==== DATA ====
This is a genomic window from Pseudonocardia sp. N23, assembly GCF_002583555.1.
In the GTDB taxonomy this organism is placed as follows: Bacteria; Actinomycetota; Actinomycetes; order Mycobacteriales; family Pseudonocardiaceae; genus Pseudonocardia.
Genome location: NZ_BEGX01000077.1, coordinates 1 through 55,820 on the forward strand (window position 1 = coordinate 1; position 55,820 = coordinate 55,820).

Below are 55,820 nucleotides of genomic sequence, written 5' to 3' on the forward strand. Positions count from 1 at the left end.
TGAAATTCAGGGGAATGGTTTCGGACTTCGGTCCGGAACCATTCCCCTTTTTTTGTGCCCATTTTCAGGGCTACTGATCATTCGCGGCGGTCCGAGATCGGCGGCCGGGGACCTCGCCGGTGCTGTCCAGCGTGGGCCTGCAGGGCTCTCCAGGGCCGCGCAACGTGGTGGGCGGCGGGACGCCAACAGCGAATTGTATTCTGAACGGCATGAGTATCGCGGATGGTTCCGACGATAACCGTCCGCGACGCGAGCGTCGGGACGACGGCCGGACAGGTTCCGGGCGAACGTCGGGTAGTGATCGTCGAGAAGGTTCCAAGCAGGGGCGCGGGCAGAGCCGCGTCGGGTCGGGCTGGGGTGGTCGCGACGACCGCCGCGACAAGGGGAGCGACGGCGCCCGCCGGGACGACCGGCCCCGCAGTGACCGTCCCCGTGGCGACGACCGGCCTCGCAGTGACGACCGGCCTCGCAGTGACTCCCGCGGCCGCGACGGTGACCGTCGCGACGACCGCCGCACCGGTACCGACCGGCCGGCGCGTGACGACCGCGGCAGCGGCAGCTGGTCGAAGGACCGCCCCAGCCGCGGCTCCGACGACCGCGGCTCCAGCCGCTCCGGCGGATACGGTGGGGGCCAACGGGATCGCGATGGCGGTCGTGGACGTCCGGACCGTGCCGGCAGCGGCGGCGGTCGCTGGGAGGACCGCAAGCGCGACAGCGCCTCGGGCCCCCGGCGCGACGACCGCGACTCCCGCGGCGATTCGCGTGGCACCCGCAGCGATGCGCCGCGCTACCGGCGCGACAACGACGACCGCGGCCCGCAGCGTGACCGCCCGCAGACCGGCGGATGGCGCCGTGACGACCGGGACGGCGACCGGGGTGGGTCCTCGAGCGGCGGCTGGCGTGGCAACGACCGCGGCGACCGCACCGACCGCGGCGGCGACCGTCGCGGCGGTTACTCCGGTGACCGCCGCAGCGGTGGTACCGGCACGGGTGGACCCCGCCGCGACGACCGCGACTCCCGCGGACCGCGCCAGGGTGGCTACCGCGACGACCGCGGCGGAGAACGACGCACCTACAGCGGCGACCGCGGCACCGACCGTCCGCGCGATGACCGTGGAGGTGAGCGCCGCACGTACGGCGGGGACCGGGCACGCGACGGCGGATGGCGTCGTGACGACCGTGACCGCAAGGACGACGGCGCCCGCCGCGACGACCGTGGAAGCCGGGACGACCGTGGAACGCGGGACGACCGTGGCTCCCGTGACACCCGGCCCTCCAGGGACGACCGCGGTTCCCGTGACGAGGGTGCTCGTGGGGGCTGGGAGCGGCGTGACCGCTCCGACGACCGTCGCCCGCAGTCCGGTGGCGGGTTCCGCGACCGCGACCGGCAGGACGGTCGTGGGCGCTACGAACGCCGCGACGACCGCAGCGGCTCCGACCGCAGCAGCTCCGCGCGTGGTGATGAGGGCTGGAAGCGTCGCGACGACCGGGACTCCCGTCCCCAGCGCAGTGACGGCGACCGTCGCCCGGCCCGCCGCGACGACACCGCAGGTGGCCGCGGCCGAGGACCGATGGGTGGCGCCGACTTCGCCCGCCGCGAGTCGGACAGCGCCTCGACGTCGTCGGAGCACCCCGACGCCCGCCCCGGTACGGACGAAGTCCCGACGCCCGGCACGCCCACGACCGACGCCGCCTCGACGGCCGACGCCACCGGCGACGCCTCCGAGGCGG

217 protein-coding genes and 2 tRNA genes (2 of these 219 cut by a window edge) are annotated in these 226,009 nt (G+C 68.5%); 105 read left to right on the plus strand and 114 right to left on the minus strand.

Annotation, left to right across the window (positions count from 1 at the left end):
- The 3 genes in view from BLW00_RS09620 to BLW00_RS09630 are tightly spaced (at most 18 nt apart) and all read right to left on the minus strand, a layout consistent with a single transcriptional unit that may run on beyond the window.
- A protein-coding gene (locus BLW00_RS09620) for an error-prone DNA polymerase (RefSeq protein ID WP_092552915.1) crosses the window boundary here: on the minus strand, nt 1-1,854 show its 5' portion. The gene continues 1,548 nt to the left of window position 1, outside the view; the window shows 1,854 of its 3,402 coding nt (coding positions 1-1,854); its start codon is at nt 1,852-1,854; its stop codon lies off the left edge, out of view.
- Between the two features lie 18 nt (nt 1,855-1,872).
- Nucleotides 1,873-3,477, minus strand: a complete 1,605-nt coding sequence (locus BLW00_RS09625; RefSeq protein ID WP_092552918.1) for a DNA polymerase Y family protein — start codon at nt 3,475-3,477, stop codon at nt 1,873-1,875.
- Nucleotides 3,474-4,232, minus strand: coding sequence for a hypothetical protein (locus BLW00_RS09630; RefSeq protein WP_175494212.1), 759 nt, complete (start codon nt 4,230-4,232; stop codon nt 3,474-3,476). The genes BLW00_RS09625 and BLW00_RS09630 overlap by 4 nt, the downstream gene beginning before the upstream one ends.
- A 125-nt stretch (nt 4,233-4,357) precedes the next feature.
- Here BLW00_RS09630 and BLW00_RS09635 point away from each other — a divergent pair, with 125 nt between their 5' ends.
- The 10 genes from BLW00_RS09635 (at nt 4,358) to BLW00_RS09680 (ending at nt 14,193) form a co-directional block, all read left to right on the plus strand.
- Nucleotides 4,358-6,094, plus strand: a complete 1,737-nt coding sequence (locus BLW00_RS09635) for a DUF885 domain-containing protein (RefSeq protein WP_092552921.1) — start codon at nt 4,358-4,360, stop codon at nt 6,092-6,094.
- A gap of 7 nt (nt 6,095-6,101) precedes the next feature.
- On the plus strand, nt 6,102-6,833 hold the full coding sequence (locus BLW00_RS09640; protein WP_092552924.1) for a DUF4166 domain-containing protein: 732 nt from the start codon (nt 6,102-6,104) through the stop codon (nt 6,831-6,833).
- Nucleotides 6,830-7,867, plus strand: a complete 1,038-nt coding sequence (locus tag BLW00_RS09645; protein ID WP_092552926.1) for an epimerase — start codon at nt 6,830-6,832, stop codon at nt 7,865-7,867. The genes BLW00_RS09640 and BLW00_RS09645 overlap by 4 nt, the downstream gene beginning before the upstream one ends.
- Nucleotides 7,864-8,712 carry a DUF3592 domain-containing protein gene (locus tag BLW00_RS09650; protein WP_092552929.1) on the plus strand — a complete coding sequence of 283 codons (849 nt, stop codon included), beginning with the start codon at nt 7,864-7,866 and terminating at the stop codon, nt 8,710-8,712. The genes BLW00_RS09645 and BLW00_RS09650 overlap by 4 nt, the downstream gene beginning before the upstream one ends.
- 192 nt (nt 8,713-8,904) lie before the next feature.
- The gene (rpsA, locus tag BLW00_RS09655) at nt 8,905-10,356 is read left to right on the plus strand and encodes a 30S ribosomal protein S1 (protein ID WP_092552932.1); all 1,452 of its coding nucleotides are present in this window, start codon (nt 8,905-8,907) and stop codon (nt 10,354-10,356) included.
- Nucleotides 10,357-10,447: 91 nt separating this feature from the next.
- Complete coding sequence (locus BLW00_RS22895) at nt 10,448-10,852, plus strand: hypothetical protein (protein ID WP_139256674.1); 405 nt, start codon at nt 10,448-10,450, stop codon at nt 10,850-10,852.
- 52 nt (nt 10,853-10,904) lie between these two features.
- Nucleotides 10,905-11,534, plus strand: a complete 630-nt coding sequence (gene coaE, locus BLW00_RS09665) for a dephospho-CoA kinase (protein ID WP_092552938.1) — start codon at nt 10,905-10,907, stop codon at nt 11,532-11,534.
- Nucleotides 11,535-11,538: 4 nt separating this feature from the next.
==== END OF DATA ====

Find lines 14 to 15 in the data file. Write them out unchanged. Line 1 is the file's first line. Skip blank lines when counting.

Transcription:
- Here BLW00_RS09630 and BLW00_RS09635 point away from each other — a divergent pair, with 125 nt between their 5' ends.
- The 10 genes from BLW00_RS09635 (at nt 4,358) to BLW00_RS09680 (ending at nt 14,193) form a co-directional block, all read left to right on the plus strand.